I really hadn’t been following all the news and coverage about “Joe the Plumber” the day after the debate. But I found a story that caught my attention. I now understand why “Joe the Plumber,” whose real name is Samuel Wurzelbacher, is so concerned about his taxes being raised—especially since he has a tax lien against him by the State of Ohio. After all this is over, he might not be so happy with all the media attention that has been cast his way by John McCain.
According to the NYTimes:
[…] Thomas Joseph, the business manager of Local 50 of the United Association of Plumbers, Steamfitters and Service Mechanics, based in Toledo, said Thursday that Mr. Wurzelbacher had never held a plumber’s license, which is required in Toledo and several surrounding municipalities. He also never completed an apprenticeship and does not belong to the plumber’s union, which has endorsed Mr. Obama. On Thursday, he acknowledged that he does plumbing work even though he does not have a license.
His full name is Samuel J. Wurzelbacher. And he owes back taxes, too, public records show. The premise of his complaint to Mr. Obama about taxes may also be flawed, according to tax analysts. Contrary to what Mr. Wurzelbacher asserted and Mr. McCain echoed, neither his personal taxes nor those of the business where he works are likely to rise if Mr. Obama’s tax plan were to go into effect, they said.
…Mr. Wurzelbacher told reporters that the company he works for, Newell Plumbing & Heating, has two full-time employees: himself and the owner, Al Newell.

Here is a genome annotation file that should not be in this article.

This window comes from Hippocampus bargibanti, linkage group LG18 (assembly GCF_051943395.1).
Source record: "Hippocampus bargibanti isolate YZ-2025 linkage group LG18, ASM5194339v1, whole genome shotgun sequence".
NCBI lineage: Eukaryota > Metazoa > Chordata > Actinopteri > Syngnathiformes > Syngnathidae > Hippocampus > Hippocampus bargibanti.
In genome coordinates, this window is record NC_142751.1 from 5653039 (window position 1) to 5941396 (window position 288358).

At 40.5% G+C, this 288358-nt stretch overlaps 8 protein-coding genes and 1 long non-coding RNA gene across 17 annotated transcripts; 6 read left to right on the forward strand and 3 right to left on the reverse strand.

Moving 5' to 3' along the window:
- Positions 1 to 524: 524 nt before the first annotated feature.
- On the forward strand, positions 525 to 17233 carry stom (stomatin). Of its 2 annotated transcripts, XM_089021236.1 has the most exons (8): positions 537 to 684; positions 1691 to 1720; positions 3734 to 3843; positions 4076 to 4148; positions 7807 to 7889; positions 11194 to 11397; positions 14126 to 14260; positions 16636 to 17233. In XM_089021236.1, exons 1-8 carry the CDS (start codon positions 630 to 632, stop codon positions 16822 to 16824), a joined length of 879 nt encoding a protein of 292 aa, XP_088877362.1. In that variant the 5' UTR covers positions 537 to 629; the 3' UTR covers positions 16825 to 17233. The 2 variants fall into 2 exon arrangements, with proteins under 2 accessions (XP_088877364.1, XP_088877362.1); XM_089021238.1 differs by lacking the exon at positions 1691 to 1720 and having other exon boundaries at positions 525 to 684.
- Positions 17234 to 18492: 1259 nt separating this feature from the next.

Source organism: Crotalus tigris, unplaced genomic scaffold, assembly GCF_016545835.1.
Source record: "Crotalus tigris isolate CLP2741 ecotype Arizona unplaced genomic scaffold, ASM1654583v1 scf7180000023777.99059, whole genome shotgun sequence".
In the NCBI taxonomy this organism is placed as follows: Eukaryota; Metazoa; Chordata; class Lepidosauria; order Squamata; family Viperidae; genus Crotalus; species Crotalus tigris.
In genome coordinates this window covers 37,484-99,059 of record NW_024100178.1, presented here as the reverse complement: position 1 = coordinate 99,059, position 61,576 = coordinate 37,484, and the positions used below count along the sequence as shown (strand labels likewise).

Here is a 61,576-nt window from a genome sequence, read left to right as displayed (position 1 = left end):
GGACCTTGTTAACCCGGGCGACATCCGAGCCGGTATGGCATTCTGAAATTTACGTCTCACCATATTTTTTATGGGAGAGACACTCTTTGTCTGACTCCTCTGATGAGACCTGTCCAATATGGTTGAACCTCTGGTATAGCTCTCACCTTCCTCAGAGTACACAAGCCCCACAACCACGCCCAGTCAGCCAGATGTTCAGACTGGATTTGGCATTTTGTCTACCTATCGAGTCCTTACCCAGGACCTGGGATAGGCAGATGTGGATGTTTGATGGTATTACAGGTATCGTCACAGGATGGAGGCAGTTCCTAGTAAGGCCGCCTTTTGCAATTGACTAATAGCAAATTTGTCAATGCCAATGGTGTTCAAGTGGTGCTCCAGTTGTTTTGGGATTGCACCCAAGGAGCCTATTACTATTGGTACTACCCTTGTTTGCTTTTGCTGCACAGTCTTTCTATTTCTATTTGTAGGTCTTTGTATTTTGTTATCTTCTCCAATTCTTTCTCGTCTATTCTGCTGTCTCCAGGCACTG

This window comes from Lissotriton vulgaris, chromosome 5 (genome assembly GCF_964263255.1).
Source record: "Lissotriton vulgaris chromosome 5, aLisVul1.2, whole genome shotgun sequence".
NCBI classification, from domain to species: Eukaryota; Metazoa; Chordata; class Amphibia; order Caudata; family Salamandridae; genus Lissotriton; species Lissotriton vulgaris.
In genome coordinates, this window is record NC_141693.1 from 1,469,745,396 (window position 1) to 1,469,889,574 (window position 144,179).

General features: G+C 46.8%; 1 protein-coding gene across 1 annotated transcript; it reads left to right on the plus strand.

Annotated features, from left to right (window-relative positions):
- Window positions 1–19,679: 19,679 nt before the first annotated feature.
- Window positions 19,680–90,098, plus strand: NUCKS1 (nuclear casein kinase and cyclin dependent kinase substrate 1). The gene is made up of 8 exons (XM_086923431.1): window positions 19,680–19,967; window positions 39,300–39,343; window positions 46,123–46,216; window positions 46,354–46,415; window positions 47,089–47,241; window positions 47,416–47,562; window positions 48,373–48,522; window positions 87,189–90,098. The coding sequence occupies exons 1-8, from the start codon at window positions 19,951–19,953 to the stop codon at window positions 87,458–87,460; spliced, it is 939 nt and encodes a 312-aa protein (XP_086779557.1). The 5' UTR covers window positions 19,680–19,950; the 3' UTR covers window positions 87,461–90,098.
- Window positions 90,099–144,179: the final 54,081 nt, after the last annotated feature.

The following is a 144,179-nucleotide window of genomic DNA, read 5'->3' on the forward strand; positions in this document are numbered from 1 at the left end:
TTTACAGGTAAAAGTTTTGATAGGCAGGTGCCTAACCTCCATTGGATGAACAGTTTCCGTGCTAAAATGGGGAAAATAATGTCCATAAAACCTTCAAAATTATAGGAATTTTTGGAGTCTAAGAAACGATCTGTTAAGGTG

Neither Mr. Newell nor Mr. Wurzelbacher responded to telephone calls. And Mr. Wurzelbacher has provided only vague information on his and the company’s finances since talking to Mr. Obama. But if the plumbing business remained a two-person company and the net proceeds — after deductions for business expenses — were shared by the two men, both incomes would most likely fall well below the top tax brackets on which Mr. Obama wants to raise rates, as would the company itself.
Both, in fact, would probably be eligible for a tax cut, said Bob Williams, senior research associate at the independent, nonpartisan Tax Policy Center, though the cut would probably be greater under Mr. McCain’s tax plan than Mr. Obama’s.
According to public records, Mr. Wurzelbacher has been subject to two liens, each over $1,100. One, with a hospital, has been settled, but a tax lien with the State of Ohio is still outstanding.
Hey, who knows… Maybe he might end up with his own reality show that will let the viewers follow him on his quest to owning and running a plumbing business–or maybe finally getting his license.